“Do not be upright to excess and do not make yourself unduly wise; why should you destroy yourself? Do not be wicked to excess, and do not be a fool; why die before your time? It is wise to hold on to one and not let go of the other, since the godfearing will find both.” — Ecclesiastes 7:16-18, NJB
Now that is an odd quote. Isn’t faithful life all about being as righteous as is humanly possible? Aren’t we to try to avoid intentional sin at all costs, as we are crucifying Christ again by our repeated iniquities (Hebrews 6:6)? Well, yes and no.
I have been asked a lot by students in ministry whether this or that is a sin, and if this or that will send us to hell, as if there is a list of actions that is so specific that if we so much as dip a toe in the pool of that particular wrongdoing, we go straight to the hot (cold in Dante’s Inferno) place. I always like to point to this quote from Ecclesiastes as part of my answer.
This quote can be misapplied, of course, to literally mean one should balance each good action with a negative one. Such a misinterpretation could have people seeking out wicked behaviors, which is probably (read, “definitely”) not what any of the biblical authors had in mind. So what are we looking at here?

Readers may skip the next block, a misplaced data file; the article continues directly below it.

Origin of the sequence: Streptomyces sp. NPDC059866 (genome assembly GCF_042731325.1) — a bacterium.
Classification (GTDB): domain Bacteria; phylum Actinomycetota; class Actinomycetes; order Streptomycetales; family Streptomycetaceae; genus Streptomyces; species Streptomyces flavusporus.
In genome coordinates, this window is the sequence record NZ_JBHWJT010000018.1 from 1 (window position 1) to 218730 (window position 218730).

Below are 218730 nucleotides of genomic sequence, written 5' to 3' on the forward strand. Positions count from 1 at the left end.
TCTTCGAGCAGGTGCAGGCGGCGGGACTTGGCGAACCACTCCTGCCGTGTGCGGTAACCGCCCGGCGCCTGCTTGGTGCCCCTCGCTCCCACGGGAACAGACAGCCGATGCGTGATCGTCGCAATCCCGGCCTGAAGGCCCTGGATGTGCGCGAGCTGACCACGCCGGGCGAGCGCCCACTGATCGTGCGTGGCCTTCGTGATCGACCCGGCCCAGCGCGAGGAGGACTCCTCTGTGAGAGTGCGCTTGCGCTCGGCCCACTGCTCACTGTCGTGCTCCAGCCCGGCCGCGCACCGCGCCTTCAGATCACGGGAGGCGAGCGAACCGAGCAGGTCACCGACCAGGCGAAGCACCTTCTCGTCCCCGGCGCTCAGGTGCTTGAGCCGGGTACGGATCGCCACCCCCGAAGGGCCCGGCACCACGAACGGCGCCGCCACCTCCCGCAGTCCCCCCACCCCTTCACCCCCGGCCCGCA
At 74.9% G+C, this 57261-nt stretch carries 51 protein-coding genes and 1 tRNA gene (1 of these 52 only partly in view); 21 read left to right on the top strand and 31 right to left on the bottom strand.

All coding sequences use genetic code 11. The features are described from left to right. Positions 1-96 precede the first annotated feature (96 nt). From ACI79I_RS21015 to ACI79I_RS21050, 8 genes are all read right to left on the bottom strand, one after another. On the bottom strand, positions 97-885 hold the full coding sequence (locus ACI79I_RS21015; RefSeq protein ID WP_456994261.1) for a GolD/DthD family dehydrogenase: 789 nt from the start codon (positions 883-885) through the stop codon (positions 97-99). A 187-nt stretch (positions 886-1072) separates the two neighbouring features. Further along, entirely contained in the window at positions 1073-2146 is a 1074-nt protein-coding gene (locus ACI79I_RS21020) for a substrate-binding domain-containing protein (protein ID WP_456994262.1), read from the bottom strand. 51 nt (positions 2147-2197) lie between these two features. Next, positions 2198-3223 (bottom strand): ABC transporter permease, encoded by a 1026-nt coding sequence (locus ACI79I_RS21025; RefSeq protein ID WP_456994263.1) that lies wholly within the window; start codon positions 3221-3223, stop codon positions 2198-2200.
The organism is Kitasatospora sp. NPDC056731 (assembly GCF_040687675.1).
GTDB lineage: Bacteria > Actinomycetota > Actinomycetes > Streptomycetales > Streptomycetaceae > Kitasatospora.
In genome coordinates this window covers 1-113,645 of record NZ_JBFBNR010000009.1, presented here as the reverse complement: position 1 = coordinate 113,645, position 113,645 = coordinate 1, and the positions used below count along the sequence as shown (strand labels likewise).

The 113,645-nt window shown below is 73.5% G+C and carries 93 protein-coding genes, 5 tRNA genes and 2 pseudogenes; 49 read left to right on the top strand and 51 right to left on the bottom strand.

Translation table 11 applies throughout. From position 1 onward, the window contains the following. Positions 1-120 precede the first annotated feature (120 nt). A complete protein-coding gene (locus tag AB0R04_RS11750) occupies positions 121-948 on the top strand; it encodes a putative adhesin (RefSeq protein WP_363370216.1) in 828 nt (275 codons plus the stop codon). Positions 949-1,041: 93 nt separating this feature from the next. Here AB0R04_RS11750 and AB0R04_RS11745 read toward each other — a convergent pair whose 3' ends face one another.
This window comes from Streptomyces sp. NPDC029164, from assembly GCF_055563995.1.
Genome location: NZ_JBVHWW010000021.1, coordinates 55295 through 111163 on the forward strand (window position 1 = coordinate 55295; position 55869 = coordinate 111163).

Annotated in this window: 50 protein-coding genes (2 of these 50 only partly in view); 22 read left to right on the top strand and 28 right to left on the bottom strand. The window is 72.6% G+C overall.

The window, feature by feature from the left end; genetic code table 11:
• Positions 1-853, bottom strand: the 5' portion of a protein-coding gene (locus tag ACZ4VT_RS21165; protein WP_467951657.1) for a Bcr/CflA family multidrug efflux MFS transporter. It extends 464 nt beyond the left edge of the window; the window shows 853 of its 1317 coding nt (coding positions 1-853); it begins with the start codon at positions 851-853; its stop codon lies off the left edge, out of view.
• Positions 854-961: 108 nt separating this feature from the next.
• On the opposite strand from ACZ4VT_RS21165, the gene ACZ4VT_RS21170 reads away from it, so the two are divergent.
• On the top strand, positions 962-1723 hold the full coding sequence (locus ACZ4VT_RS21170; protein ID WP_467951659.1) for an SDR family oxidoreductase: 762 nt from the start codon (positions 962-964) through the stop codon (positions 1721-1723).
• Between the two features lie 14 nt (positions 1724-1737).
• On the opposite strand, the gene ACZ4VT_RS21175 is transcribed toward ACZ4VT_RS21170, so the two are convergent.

My contention is that this is a discussion of trends. Wisdom literature (Ecclesiastes, Proverbs, Wisdom of Solomon, Job,etc.) is concerned with how one lives “the good life.” This genre is concerned with what it means to truly live life, and to do so well. Wisdom literature readily admits the fallibility of people. We will all screw up sometimes. This is a fact. It is inescapable. With that being the case, how can we avoid a fiery fate?!
Okay, first of all, as addressed in a previous post, hell is not the reason to live a good life. Being overly concerned with the varying realities of hell is really no way to live a full and productive life of discipleship. Secondly, whatever side of God’s judgment you end up on certainly doesn’t depend on committing the right sins or not. It also doesn’t depend on you living the perfect life. It depends on your faithfulness to Christ and the trend of your life. No, I am not talking about how many re-tweets and likes you get. I am talking about whether the curve of your life tends more toward right actions and loving behavior in the name of Jesus, or… not. Remember, salvation, that is our renewed relationship with God by which we enter into eternal life, is found in the faithfulness of Jesus Christ evidenced in His sacrifice on the cross, that we may know the infinite love and victory of God (Romans 5:24-25). It does not depend on our perfection, but our lives should be outward expressions of our faith as often as we can do so, by the power of the Holy Spirit dwelling within us.